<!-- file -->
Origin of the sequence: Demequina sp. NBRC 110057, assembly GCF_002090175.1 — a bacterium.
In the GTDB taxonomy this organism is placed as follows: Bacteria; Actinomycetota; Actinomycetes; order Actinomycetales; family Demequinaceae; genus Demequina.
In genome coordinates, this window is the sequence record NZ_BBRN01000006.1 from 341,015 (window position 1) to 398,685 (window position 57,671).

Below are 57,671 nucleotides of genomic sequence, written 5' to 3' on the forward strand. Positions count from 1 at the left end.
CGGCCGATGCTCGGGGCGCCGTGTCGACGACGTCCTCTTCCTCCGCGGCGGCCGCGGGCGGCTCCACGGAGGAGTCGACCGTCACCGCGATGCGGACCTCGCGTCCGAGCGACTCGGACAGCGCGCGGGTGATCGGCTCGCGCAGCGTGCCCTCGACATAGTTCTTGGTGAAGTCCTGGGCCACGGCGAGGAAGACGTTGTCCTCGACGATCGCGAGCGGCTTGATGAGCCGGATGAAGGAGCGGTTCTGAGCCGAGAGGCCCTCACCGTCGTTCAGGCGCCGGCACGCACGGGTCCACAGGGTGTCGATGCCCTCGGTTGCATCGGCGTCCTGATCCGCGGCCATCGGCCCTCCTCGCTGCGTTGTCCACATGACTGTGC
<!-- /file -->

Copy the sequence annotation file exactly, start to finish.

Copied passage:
Origin of the sequence: Demequina sp. NBRC 110057, assembly GCF_002090175.1 — a bacterium.
In the GTDB taxonomy this organism is placed as follows: Bacteria; Actinomycetota; Actinomycetes; order Actinomycetales; family Demequinaceae; genus Demequina.
In genome coordinates, this window is the sequence record NZ_BBRN01000006.1 from 341,015 (window position 1) to 398,685 (window position 57,671).

Below are 57,671 nucleotides of genomic sequence, written 5' to 3' on the forward strand. Positions count from 1 at the left end.
CGGCCGATGCTCGGGGCGCCGTGTCGACGACGTCCTCTTCCTCCGCGGCGGCCGCGGGCGGCTCCACGGAGGAGTCGACCGTCACCGCGATGCGGACCTCGCGTCCGAGCGACTCGGACAGCGCGCGGGTGATCGGCTCGCGCAGCGTGCCCTCGACATAGTTCTTGGTGAAGTCCTGGGCCACGGCGAGGAAGACGTTGTCCTCGACGATCGCGAGCGGCTTGATGAGCCGGATGAAGGAGCGGTTCTGAGCCGAGAGGCCCTCACCGTCGTTCAGGCGCCGGCACGCACGGGTCCACAGGGTGTCGATGCCCTCGGTTGCATCGGCGTCCTGATCCGCGGCCATCGGCCCTCCTCGCTGCGTTGTCCACATGACTGTGC